WHERE TO DIVE
The British Virgin Islands offer diverse diving with something to entice both the newbie and the diving veteran. There are amazing reefs, filled with healthy corals and sponges, a huge array of wrecks, pinnacles, caves and more to explore. One of the interesting facts is that most of the dive sites are at 80 feet or less, and most have sandy bottoms and great visibility for optimum viewing of the varied sea life.
Not all dive sites are accessible every day, due to currents and conditions. Some days the currents can be very strong, preventing diving at that location. But because there is such a huge inventory of dive sites and islands to visit, there's always something exciting and challenging to try.
Dive resorts/dive operators
For an extensive list of PADI dive shops in BVI, go to padi.com and search for BVI dive operators.
Sport Diver partners
British Virgin Islands Scuba Organization
For more on Sport Diver partner dive operators, scroll to the bottom of this article for the details.
BVI Dives to Try
This aptly-named site is at a shallow 35 feet, but it makes up for its lack of depth with a never-ending display of marine life. The sand bottom is scattered with huge boulders and hidden in the crevices and holes you might find a few lobsters and eels. Or, just stay still and watch the parade of schooling fish and the occasional manta ray or nurse shark.
One of the most popular dives off the Dog Islands, the Chimney is named after the chimney-like exit that's formed by two walls coming together making a narrow chute. It's large enough to swim through and leads back to the moorings where you can explore the many sponges and coral formations.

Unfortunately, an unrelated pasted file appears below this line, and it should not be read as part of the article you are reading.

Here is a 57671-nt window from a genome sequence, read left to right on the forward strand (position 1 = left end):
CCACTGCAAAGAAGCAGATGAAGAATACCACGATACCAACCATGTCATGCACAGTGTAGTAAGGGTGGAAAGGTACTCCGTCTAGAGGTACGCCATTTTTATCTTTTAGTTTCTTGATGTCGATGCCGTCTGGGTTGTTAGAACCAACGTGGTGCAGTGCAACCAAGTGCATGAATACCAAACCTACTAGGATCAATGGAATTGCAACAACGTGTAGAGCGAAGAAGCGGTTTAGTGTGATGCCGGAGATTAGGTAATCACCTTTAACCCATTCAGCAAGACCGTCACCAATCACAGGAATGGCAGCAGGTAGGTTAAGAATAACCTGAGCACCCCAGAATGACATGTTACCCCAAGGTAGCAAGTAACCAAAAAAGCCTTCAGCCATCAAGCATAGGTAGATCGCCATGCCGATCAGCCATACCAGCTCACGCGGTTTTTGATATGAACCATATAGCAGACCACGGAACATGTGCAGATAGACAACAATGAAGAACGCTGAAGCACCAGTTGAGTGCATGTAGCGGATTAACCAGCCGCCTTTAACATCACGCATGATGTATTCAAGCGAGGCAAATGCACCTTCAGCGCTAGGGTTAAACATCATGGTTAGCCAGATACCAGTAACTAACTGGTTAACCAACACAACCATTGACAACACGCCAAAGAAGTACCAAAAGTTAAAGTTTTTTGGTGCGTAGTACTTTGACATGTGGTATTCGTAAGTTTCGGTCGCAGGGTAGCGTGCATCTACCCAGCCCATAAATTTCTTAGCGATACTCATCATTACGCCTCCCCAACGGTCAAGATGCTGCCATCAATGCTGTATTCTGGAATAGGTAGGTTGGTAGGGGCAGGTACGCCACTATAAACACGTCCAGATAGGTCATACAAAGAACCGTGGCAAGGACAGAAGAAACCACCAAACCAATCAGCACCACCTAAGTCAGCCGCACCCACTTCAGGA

The Airplane Wreck
Also off the Dog Islands, this wreck is good for all levels of divers at depths of only 35-50 feet. The airplane crashed just after take-off, and was rescued for salvage. No one was hurt, and dive operators convinced the owners to sink the plane's fuselage as an artificial reef. The natural reef is nearby and several barracuda make the old plane their home.
Off Ginger Island, Alice's Wonderland is filled with dream-like formations and large mushroom-shaped coral heads, making the scenery seem very much like a wonderland. The sandy bottom at 80 feet becomes filled with corals, ridges, ledges and interesting formation as you head upwards. Visibility is excellent at 100 feet or more, so spotting rays, turtles, jacks, parrotfish and barracuda is effortless.
The premier shipwreck in the Virgin Islands, the Rhone is also one of the most beautifully decorated wrecks in the world. Done as two dives: the deeper bow and the less intact stern. The deepest dive starts at about 75 feet.
Named for a pair of breaching rock reefs (if they are visible, the site will be a good dive), this is a good spot for morays.
This site has three reef-walled canyons, the largest of which sports the painted wall, which is thick with multicolored sponges. The Indians To truly enjoy this dive, swim all the way around the projecting cay; if you're good on air, you'll still have plenty left to explore with at the end of the dive.
Good not only for angelfish, but for a diversity of sea life, this is one of the prettiest reefs in the Virgin Islands.